Those most blessed are least aware. Foresight is not one the jewels in the crown of Florida’s leaders.
Subtle signs are already present here for those who choose to look. Those who do not want to see do not look.
Comments by OSFR historian Jim Tatum.
-A river is like a life: once taken, it cannot be brought back-
River flows all across the globe are dropping
A vessel transports commercial barges along the Danube river near Pancevo, Serbia, on Oct. 9, 2012.
Another slow-motion, man-made environmental disaster has been discovered, and it’s underneath your feet.
About 70% of the water pumped out of underground aquifers worldwide is used for agriculture while much of the remainder quenches the thirst of cities. As industrial development spreads at a speedy clip, the rate at which those critical reservoirs are emptied is far outpacing the rate at which they are naturally replenished.
But as with the climate crisis, there are plenty of disastrous side-effects on the road to a water catastrophe. A new study released Wednesday says that diminishing groundwater is causing the level of streams and rivers to fall as well. Like the shrinking aquifers, surface water is critical to farms, towns and cities for everything from food to trade to energy production.
With water systems all over the planet already strained by global warming and overuse, this new discovery poses an additional threat.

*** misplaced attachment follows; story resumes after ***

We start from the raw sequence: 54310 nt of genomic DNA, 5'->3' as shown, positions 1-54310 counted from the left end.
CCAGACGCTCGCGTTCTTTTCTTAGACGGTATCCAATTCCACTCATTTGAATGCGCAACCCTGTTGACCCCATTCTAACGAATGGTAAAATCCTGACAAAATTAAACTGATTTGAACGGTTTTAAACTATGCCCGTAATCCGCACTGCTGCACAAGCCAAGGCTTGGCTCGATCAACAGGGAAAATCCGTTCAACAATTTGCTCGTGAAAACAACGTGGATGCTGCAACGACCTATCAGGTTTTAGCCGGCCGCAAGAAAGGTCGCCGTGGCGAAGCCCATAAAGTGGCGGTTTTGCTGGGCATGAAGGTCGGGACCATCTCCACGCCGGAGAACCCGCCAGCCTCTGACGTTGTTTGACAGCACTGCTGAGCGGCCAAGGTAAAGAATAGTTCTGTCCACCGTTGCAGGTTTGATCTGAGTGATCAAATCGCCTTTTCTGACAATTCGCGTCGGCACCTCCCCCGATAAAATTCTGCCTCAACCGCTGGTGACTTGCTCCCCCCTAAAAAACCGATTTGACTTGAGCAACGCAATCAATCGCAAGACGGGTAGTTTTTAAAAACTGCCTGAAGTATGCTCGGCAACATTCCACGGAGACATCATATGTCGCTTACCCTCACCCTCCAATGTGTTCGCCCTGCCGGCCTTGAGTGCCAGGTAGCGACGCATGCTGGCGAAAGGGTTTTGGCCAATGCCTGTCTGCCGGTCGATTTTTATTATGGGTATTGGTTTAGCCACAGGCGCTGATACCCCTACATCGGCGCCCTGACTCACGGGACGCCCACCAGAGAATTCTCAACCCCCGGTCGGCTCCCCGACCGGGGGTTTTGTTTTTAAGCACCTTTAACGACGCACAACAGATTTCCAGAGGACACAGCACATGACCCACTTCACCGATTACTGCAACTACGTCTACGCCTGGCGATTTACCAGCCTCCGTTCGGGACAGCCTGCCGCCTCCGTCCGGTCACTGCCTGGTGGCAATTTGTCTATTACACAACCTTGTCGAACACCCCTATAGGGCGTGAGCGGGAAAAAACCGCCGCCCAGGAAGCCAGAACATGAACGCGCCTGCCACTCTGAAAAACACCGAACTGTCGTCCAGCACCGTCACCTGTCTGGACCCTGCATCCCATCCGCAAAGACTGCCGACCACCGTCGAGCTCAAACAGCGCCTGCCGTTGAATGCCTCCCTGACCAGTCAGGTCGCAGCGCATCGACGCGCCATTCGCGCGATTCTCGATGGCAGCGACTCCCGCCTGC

Watersheds are regions where a set of streams and rivers fed by rain and snow-melt all flow into a common, larger body of water. They include the groundwater underneath. By 2050, more than half of watersheds where groundwater is pumped out may see river flow drop, according to the study, published in the journal Nature.
In watersheds such as California’s Central Valley, the Midwestern U.S.’s high plains, the Upper Ganges and the Indus in South Asia, groundwater is already being depleted. And while 2019 saw record flooding across the central U.S., the study uses data that go back as far as 1960, and projects groundwater-pumping impacts to 2100.
“These systems are all connected,” says Betsy Otto, director of the World Resource Institute’s global water program. “So when you pump groundwater, you actually may be pumping water from tributary streams that would otherwise go into surface water, bodies, rivers and so on. Or you may actually be pulling water out of the river….”
Read the rest of the article here at this link at SF Gate.